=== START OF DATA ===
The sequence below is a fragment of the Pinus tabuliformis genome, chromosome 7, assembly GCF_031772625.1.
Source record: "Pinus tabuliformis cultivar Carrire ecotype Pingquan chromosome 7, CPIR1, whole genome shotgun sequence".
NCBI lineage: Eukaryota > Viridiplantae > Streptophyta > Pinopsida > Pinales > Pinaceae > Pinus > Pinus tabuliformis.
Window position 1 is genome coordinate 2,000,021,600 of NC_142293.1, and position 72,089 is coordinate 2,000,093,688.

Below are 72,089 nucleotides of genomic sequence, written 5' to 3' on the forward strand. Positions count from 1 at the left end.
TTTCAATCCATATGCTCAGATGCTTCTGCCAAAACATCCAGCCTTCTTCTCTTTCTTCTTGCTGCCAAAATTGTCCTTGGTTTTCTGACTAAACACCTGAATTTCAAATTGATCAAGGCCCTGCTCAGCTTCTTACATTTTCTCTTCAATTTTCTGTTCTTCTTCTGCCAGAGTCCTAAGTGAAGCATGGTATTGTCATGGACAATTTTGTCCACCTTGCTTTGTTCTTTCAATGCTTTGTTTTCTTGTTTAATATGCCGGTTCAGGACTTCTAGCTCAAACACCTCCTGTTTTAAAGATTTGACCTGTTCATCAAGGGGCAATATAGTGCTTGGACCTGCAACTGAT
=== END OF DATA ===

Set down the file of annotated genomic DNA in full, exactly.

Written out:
The sequence below is a fragment of the Pinus tabuliformis genome, chromosome 7, assembly GCF_031772625.1.
Source record: "Pinus tabuliformis cultivar Carrire ecotype Pingquan chromosome 7, CPIR1, whole genome shotgun sequence".
NCBI lineage: Eukaryota > Viridiplantae > Streptophyta > Pinopsida > Pinales > Pinaceae > Pinus > Pinus tabuliformis.
Window position 1 is genome coordinate 2,000,021,600 of NC_142293.1, and position 72,089 is coordinate 2,000,093,688.

Below are 72,089 nucleotides of genomic sequence, written 5' to 3' on the forward strand. Positions count from 1 at the left end.
TTTCAATCCATATGCTCAGATGCTTCTGCCAAAACATCCAGCCTTCTTCTCTTTCTTCTTGCTGCCAAAATTGTCCTTGGTTTTCTGACTAAACACCTGAATTTCAAATTGATCAAGGCCCTGCTCAGCTTCTTACATTTTCTCTTCAATTTTCTGTTCTTCTTCTGCCAGAGTCCTAAGTGAAGCATGGTATTGTCATGGACAATTTTGTCCACCTTGCTTTGTTCTTTCAATGCTTTGTTTTCTTGTTTAATATGCCGGTTCAGGACTTCTAGCTCAAACACCTCCTGTTTTAAAGATTTGACCTGTTCATCAAGGGGCAATATAGTGCTTGGACCTGCAACTGAT